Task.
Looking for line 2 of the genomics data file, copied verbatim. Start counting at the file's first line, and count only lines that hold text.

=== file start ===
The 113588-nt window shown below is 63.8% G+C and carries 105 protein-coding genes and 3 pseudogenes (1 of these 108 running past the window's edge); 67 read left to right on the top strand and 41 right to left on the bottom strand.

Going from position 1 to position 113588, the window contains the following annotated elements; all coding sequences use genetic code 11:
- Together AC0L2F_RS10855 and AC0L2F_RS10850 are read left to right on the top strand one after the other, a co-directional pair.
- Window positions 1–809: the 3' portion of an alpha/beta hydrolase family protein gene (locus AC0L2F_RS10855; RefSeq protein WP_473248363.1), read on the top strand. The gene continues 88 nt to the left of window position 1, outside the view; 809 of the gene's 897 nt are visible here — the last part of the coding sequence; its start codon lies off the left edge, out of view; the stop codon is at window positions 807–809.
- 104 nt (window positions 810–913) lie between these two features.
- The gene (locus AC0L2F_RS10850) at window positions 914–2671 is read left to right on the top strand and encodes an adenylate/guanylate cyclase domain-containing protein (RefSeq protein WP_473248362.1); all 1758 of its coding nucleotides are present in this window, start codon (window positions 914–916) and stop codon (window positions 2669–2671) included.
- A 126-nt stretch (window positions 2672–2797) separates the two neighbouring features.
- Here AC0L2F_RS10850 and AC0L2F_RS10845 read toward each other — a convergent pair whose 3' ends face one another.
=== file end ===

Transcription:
Going from position 1 to position 113588, the window contains the following annotated elements; all coding sequences use genetic code 11: